When I was growing up, any time there was a protracted argument, or a disturbance in a pub, or out in the street, you would be sure to hear somebody say “What a palaver”. The origin of this expression was never explained to me, but I instinctively knew what it meant, when I heard someone say it.
For some reason, this came into my head today, and it was the voice of my grandmother saying it. She would always say it if us children were being noisy, arguing among ourselves, or playing loudly. That also made me think that it is a great many years since I hear that used in conversation, along with other phrases and expressions that were once familiar, at least in London.
Many of those old expressions have disappeared due to political correctness, and the fact that using them may well cause offence. I was still quite young when it was common to hear a gay man described as a ‘Confirmed bachelor’. This was never done with malice, I hasten to add. Quite a few local men were obviously gay in the London of my youth, though rarely open about the fact. Rather than label them with the formal term of ‘Homosexual’, my family would prefer to use ‘confirmed bachelor’, to let others know that this was a man who was unlikely to get married to a woman, and might possibly stay at home with his parents until middle age.
Another one familiar from an early age was ‘A touch of the tar brush’. This was a racist remark, much favoured by my own Dad, and used to indicate that a person had parents who were mixed race. Looking back now, it seems strange that he used it so often, when mixed-race people could be counted on the fingers of one hand, where we lived. On the same theme, my Mum and her sister often used the word ‘Piccaninny’ to refer to a black baby. Black babies were also a rarity in the district where I grew up, and would be treated with huge admiration by any local woman who came across such a child. I can still hear my Mum saying, “Those little piccaninny babies are so lovely”. Once again, there was no malice intended, at least none I could discern. But this now reviled term was so common, I thought that ‘Piccaninny’ was a country, for the first years of my life.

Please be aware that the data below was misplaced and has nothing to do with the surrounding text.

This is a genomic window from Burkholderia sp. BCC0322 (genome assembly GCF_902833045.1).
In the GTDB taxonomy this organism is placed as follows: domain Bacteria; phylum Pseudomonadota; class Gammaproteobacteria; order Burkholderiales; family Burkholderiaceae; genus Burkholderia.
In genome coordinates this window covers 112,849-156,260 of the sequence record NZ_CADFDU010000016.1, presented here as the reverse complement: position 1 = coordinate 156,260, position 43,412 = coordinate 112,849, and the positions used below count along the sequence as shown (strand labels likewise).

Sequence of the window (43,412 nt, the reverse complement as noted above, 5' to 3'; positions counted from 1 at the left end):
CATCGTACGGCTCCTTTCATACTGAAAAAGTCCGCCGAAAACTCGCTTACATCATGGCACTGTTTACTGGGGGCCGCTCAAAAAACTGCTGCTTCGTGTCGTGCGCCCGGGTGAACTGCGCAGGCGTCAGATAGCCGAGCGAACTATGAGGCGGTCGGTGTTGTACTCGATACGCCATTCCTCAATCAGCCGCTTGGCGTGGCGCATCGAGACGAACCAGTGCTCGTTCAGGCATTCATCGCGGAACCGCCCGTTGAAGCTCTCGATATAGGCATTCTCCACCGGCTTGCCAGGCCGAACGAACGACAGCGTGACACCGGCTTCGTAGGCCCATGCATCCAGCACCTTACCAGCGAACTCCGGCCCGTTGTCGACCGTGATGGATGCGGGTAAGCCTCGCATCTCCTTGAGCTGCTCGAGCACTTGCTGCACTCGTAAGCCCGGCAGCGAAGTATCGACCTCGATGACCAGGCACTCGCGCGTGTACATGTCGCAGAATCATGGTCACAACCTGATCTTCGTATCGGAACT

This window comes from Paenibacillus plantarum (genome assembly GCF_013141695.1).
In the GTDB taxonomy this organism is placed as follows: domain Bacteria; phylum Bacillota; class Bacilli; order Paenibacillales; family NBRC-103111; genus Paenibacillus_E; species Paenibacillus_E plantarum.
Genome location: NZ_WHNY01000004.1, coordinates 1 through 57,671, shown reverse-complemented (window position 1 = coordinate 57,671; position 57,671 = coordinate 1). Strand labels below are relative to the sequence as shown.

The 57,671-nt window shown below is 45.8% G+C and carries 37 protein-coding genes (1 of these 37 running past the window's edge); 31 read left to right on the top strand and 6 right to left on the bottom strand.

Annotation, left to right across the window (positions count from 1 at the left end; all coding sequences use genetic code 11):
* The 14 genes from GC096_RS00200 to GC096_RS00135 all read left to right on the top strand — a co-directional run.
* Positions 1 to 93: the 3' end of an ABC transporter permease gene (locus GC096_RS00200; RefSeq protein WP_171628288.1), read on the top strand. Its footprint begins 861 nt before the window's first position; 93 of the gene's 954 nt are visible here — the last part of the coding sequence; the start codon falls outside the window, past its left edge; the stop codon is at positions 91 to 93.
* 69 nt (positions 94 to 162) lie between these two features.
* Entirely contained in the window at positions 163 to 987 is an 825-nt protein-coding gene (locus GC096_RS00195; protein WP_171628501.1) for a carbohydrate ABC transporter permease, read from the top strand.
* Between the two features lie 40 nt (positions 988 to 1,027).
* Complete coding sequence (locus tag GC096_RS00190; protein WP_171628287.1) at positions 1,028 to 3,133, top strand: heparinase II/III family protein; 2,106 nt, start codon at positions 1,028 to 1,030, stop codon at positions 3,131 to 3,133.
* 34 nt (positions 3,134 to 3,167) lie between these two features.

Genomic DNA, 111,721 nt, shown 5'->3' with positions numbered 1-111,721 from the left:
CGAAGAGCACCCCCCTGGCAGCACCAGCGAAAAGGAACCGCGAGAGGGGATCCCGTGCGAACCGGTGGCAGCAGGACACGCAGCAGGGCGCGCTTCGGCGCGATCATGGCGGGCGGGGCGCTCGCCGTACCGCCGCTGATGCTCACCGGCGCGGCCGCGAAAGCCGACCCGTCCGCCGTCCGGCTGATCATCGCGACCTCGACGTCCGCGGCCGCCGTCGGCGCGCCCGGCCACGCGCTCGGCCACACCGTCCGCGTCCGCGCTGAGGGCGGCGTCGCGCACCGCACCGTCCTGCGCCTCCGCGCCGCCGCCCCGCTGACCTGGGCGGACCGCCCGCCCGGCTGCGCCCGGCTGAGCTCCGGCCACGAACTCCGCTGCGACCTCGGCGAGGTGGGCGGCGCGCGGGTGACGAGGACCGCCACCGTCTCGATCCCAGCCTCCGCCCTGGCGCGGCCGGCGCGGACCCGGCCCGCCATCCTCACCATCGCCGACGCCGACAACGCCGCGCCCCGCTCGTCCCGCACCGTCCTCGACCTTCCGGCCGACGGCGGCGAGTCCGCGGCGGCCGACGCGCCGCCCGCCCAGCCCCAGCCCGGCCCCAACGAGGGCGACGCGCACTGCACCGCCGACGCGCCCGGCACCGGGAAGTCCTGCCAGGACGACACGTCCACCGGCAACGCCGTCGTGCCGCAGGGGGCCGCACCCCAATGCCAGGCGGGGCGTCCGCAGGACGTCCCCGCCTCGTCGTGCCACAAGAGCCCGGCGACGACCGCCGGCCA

Something else that has changed is the references to currency. These days, almost anyone would say things like “five hundred pounds”, or “twenty-five quid”, when talking about such amounts. But in the London of my youth, £500 was a ‘Monkey’, and £25 was a ‘Pony’. £100 was a ‘Ton’, and £1000 a ‘Grand’. Coins also attracted colloquial names. A shilling was always ‘A Bob’, so ten shillings was always ‘Ten bob’. Five shillings was called a ‘Dollar’, and seven shillings and sixpence was known as ‘Three half-crowns’. Twenty-one shillings was referred to as a ‘Guinea’, and shops advertised the prices of more expensive items in’Guineas’. Even now, I still refer to a fifty-pence piece, the modern equivalent of ten shillings, as ‘A ten-bob bit’.
Watching programmes on TV, those made before 1971, or set in the 1960s, I notice if they get those expressions right or not.
What expressions do you remember that you no longer hear now?
Please add them in the comments.